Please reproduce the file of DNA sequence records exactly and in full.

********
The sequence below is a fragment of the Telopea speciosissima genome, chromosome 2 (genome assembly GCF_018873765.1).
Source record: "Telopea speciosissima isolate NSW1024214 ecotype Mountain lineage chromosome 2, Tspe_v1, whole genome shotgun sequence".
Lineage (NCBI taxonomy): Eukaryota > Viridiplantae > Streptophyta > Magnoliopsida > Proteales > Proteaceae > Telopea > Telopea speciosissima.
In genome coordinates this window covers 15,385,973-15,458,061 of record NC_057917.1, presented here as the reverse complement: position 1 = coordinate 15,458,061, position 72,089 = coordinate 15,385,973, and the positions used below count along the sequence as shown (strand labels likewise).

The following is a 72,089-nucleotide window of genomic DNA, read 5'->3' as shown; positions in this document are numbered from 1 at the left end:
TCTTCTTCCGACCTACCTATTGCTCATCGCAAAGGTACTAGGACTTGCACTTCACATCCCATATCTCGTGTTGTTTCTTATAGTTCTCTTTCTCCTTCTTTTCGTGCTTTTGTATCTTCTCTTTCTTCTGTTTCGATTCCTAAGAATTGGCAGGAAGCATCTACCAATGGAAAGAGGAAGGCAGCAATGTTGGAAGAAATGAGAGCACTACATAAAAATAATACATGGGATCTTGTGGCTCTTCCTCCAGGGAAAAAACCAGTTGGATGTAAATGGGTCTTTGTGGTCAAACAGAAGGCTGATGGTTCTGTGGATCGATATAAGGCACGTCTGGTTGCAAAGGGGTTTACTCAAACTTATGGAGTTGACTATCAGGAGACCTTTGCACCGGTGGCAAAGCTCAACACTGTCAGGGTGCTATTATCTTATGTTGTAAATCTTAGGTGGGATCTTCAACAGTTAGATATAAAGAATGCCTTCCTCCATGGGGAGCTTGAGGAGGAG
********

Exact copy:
The sequence below is a fragment of the Telopea speciosissima genome, chromosome 2 (genome assembly GCF_018873765.1).
Source record: "Telopea speciosissima isolate NSW1024214 ecotype Mountain lineage chromosome 2, Tspe_v1, whole genome shotgun sequence".
Lineage (NCBI taxonomy): Eukaryota > Viridiplantae > Streptophyta > Magnoliopsida > Proteales > Proteaceae > Telopea > Telopea speciosissima.
In genome coordinates this window covers 15,385,973-15,458,061 of record NC_057917.1, presented here as the reverse complement: position 1 = coordinate 15,458,061, position 72,089 = coordinate 15,385,973, and the positions used below count along the sequence as shown (strand labels likewise).

The following is a 72,089-nucleotide window of genomic DNA, read 5'->3' as shown; positions in this document are numbered from 1 at the left end:
TCTTCTTCCGACCTACCTATTGCTCATCGCAAAGGTACTAGGACTTGCACTTCACATCCCATATCTCGTGTTGTTTCTTATAGTTCTCTTTCTCCTTCTTTTCGTGCTTTTGTATCTTCTCTTTCTTCTGTTTCGATTCCTAAGAATTGGCAGGAAGCATCTACCAATGGAAAGAGGAAGGCAGCAATGTTGGAAGAAATGAGAGCACTACATAAAAATAATACATGGGATCTTGTGGCTCTTCCTCCAGGGAAAAAACCAGTTGGATGTAAATGGGTCTTTGTGGTCAAACAGAAGGCTGATGGTTCTGTGGATCGATATAAGGCACGTCTGGTTGCAAAGGGGTTTACTCAAACTTATGGAGTTGACTATCAGGAGACCTTTGCACCGGTGGCAAAGCTCAACACTGTCAGGGTGCTATTATCTTATGTTGTAAATCTTAGGTGGGATCTTCAACAGTTAGATATAAAGAATGCCTTCCTCCATGGGGAGCTTGAGGAGGAG